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Enhanced FPGA suits compute-intensive apps

Posted: 01 Nov 2006 ?? ?Print Version ?Bookmark and Share

Keywords:Velogix? FPGA? compute-intensive apps? Altera? Xilinx?

Capitalizing on expiring FPGA patents and an accelerating shift of FPGAs into data-path processing, startup Velogix Inc. is developing a high-performance programmable-logic platform to run the billions of operations each second needed by applications like video and imaging, test and measurement, and communications. The platform is planned for unveiling by year's end.

As FPGAs grow denser and faster, they cannot only serve as logic-aggregation solutions, but can also take on data-path-dominated designs that demand significant computational capabilities. Such on-chip resources as large amounts of memory and dedicated multiplier-accumulator elements allow these FPGAs to deliver billions of multiply-accumulate operations per second and implement complex system functions. This application shift has been noted by major FPGA suppliers like Xilinx Inc. and Altera Corp., with their latest Virtex and Stratix platforms, respectively, as well as new companies like California-based Velogix.

By leveraging the latest processes, FPGAs hit density and performance levels that let the chips do more data-path and computational processing, said Danny Biran, VP of product and corporate marketing at Altera. Whether used as standalone processors or coprocessors, FPGAs can often replace such dedicated functions as DSPs, or can accelerate complex algorithms that the DSP block could not execute fast enough.

Altera's electronic system-level design tools make it easier to port algorithms to the FPGA by working at higher levels of abstraction, Birin said.

Application-optimized platforms help Xilinx deliver better performance in different market segments, the company's senior manager for DSP marketing, Narinder Lall, said. By offering a different mix of on-chip intellectual property (IP), he saidspecifically citing memory, DSP and Serdes"we can deliver platforms better able to serve the computer, networking and signal-processing markets." Adding more system-level capabilities lets FPGAs deliver performance exceeding that of CPUs. "We are also working with software providers such as Matlab and Simulink to develop tools that make it easier for algorithm developers to port their algorithms without knowing much about the underlying FPGA fabric," said Lall.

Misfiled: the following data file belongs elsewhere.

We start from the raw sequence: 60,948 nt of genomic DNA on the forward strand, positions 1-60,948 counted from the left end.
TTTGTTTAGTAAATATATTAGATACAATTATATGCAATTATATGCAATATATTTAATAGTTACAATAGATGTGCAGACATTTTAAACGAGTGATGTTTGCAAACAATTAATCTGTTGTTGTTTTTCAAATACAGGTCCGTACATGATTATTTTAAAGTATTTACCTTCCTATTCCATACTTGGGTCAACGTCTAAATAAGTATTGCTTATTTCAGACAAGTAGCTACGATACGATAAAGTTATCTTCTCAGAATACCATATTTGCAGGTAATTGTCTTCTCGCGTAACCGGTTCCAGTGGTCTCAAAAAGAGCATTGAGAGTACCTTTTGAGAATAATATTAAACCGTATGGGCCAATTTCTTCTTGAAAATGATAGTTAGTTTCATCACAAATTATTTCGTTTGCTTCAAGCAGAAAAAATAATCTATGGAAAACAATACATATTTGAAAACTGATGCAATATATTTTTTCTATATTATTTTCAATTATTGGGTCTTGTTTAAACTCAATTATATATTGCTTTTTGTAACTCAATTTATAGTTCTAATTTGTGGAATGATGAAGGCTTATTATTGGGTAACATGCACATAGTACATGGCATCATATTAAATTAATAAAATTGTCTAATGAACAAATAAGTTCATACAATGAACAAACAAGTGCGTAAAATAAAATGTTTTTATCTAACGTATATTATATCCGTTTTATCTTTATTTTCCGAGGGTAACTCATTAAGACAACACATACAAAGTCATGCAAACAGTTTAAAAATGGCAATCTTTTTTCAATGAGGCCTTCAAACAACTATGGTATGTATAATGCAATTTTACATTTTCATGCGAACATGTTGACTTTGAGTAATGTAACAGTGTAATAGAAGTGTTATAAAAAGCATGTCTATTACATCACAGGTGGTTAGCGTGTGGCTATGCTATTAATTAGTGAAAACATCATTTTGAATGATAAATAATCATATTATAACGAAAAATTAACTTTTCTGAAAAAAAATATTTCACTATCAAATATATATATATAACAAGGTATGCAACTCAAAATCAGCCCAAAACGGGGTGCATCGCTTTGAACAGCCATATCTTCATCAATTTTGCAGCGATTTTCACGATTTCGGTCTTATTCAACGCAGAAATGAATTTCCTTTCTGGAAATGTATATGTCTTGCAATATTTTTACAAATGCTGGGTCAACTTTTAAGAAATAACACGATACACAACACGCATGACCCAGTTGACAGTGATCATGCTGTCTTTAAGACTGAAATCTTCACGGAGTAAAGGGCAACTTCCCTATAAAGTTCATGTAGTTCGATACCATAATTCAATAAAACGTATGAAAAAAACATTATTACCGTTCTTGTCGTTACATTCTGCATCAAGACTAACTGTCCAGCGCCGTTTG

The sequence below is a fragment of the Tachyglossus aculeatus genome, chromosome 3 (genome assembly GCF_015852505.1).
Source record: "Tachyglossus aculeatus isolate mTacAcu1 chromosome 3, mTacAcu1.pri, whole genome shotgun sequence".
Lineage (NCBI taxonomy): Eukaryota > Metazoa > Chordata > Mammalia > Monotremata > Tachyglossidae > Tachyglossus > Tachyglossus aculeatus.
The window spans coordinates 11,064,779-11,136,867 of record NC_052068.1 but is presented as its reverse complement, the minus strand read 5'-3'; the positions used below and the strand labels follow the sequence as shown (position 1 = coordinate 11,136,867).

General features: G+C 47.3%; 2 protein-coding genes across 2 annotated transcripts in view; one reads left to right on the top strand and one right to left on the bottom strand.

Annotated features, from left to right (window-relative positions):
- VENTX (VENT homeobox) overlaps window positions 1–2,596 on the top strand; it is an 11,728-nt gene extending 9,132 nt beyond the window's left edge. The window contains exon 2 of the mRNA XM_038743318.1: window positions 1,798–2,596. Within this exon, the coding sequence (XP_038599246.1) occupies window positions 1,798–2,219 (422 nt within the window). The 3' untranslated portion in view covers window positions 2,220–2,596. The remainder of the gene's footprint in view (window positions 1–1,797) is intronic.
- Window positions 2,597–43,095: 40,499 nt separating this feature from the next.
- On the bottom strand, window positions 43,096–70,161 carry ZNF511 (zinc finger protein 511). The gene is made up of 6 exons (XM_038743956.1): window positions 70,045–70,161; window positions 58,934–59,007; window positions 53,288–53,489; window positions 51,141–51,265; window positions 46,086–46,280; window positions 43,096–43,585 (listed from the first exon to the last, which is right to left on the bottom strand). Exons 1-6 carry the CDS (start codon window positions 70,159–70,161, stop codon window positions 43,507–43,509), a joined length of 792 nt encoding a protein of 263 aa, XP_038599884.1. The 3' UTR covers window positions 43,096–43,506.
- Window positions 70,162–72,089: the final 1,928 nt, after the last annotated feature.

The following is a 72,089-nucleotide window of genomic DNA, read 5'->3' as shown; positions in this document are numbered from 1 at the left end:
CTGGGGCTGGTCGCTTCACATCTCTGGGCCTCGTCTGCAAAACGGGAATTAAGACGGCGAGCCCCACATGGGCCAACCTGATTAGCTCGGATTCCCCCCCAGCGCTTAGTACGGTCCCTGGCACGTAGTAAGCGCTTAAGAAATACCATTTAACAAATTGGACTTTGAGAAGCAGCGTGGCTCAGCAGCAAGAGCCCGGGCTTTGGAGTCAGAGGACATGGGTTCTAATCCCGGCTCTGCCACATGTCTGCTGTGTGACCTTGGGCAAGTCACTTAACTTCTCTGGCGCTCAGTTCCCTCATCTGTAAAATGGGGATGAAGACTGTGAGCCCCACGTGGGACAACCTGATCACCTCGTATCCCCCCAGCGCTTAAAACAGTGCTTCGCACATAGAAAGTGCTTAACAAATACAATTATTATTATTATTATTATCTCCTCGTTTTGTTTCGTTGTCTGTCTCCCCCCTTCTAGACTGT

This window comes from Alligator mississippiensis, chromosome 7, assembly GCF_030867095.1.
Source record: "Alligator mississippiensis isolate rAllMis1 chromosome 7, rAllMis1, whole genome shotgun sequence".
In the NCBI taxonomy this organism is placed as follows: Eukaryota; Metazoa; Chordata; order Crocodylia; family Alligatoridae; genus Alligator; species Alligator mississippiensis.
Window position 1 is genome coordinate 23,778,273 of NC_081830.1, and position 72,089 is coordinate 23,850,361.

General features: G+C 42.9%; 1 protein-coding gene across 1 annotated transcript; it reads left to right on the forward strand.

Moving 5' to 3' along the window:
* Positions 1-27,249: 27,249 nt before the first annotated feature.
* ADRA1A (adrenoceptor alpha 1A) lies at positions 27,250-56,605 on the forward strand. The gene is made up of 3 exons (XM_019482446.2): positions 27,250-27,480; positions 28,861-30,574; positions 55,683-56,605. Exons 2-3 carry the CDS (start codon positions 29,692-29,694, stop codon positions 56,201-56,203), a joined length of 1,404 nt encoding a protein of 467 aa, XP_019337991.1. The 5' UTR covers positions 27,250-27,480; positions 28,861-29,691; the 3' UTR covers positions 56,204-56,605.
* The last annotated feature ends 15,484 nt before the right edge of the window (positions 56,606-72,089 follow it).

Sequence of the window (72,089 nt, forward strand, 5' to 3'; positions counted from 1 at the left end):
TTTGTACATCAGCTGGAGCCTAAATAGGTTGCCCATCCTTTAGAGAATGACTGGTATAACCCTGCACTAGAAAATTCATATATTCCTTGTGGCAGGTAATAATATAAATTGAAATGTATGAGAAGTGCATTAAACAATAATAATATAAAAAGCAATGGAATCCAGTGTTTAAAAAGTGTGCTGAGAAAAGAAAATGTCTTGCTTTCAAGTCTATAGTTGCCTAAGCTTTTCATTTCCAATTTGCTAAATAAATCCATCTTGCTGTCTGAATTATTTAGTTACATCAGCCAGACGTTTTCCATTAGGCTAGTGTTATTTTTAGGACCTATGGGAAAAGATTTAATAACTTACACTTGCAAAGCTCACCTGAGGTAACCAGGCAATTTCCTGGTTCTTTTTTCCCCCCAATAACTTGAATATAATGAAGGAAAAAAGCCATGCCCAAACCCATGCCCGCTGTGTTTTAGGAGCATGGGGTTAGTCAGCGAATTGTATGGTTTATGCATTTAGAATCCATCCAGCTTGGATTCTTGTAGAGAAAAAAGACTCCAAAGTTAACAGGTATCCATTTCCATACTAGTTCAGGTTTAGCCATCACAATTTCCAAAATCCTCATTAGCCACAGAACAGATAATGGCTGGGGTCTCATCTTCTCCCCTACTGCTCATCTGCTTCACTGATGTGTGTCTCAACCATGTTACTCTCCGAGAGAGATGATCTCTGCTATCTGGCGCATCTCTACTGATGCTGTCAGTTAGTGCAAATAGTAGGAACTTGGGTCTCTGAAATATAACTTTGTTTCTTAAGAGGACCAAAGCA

At Semico Research, Rich Wawrzyniak, senior analyst for ASICs, sees the shift to 65nm as an opportunity for FPGA vendors to increase on-chip resources and provide faster I/O pins. At the high end of the FPGA families, he expects this to give companies a big leap in compute capabilities.

These observations confirm research done by Velogix, which expects to deliver a high-performance, high-capacity programmable-logic platform before the year is out. The programmable-logic products now getting final touches will take on system designs in areas like imaging, test and measurement, computation, communications and A/V, said Velogix CEO Vivek Pendharkar. While these markets have existing programmable-logic solutions, Pendharkar said, a breakthrough opportunity exists for new products to handle computationally intensive applications.

With ASIC costs escalating, Pendharkar said, the timing is opportune to enter the market. Moreover, since some key programmable-logic patents have expired, there is no longer any patent overlap with the technology in development at Velogix.

New platforms will have higher levels of hard IP and a novel fabric core, Pendharkar said. Along with the new fabric, Velogix will also develop easy-to-use system-implementation tools, Pendharkar said, that will deliver shorter compilation times than the tools used for current-generation FPGAs. The first implementations will use Taiwan Semiconductor Manufacturing Co.'s 90nm process technology, he said, and will offer compelling prices and performance.

Acceleration's cost is falling as FPGAs offer higher capacities, said Martin Mason, director of silicon product marketing at Actel Corp. General-purpose CPUs and DSPs don't always offer needed flexibility, often making FPGAs the only alternative. SRAM-based FPGAs need dedicated compute blocks to achieve high multiply-accumulate throughputs, but on the fine-grained ProASIC flash-based FPGAs, high-performance multipliers and other compute elements can be implemented in the fabric, Mason said.

- Dave Bursky
EE Times




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